Global Daily – A week of political event risk

by: Bill Diviney , Nick Kounis

US & UK Politics: China talks, shutdown talks, and another Brexit vote – It is a week of political event risk in the US and – to a lesser extent – the UK this week. In all cases, the path of least resistance looks to be more can-kicking rather than any breakthroughs (or breakdowns) happening. First, US Trade Representative Lighthizer and Treasury Secretary Mnuchin will be in Beijing for a crucial week of US-China trade talks. With the 1 March deadline looming for the implementation of new tariffs, it looks more likely there will be an extension to this deadline than a comprehensive agreement being wrapped up beforehand – though we would not necessarily get confirmation of an extension this week. Secondly, talks between Democrats and Republicans to avert another shutdown – which would happen on Friday without any agreement – appeared to stall over the weekend. We think that in the absence of an agreement over border security, another stop-gap funding bill is more likely than another shutdown, however. President Trump was weakened by the last shutdown, with polling showing most voters blaming him for the impasse, while his approval ratings have fallen c.5 points over the past month to the lowest levels in a year (the latest poll of polls from 24 January – 8 February stands at -12.2, but it has been as low as -14.8).

Finally, there will be another Brexit debate and vote this week in the UK Parliament, on Thursday 14 February. Prime Minister May will make a statement tomorrow, where she is expected to update MPs on the progress in the attempted renegotiation of her Brexit deal. MPs will subsequently debate the issue and once again be able to vote on amendments on Thursday that could (for instance) require the government to seek an extension to the Article 50 deadline, or potentially to seek a softer Brexit (eg. one involving a permanent customs union, as the opposition Labour Party favours). While most of the opposition will likely continue to vote in favour of such amendments, the passage of them looks unlikely, as it appears PM May’s own MPs will give her the benefit of the doubt for the time being – likely until the next key vote, due by 27 February at the latest. (Bill Diviney)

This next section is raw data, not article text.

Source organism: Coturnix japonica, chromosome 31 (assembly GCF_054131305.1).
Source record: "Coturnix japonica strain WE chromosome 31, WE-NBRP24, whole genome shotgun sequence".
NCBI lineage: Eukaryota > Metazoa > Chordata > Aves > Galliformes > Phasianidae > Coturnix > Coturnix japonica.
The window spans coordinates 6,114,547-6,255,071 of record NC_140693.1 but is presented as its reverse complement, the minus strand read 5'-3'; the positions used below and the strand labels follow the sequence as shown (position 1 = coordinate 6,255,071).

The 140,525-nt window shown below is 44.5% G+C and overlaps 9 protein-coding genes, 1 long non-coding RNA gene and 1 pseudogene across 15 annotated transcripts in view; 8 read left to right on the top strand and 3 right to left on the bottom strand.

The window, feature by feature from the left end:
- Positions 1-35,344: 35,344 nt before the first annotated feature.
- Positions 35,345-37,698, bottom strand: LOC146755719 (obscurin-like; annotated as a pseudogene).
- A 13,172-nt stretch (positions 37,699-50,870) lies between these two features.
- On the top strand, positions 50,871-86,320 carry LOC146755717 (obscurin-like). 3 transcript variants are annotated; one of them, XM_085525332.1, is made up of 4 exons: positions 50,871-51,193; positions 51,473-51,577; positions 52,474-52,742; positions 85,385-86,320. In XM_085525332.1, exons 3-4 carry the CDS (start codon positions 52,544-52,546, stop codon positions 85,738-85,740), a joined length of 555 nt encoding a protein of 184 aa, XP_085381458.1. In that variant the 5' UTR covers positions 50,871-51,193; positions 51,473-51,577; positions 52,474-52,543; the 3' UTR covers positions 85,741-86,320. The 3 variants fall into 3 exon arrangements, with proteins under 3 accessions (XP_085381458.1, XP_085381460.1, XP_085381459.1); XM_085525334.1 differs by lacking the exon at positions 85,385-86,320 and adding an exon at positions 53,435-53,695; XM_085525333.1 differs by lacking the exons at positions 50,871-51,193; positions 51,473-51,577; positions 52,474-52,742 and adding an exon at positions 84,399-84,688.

ECB View: TLTRO on the cards but may come later – Over the last few months, an extension of the current TLTRO programme has been part of our base case for the ECB. This is mainly based on the view that commercial banks – especially in Italy and to a lesser extent Spain – will find it difficult to fully refinance the TLTRO funds in private sector debt markets. Indeed, more generally, given the sharp slowdown in eurozone economic growth, the prospect of shrinking excess liquidity (which would occur from June 2020) also seems less desirable, and if anything the prospect of a fresh TLTRO has become more likely in our view, as the ECB seeks to keep financial conditions from tightening. However, recent commentary from the ECB suggests that an announcement may take some time to materialise. For instance, at last month’s press conference, ECB President said in a question about the TLTRO that ‘several speakers actually raised this issue but no decision was taken because we didn’t discuss policies this time.’ As such, he refrained from signalling any kind of decision already at the March Governing Council meeting. ECB Vice President Luis de Guindos confirmed in comments today that the issue had not been discussed saying it was something the central bank would analyse in the ‘coming months’. As such, a June decision on TLTRO looks more likely now than a March announcement. (Nick Kounis)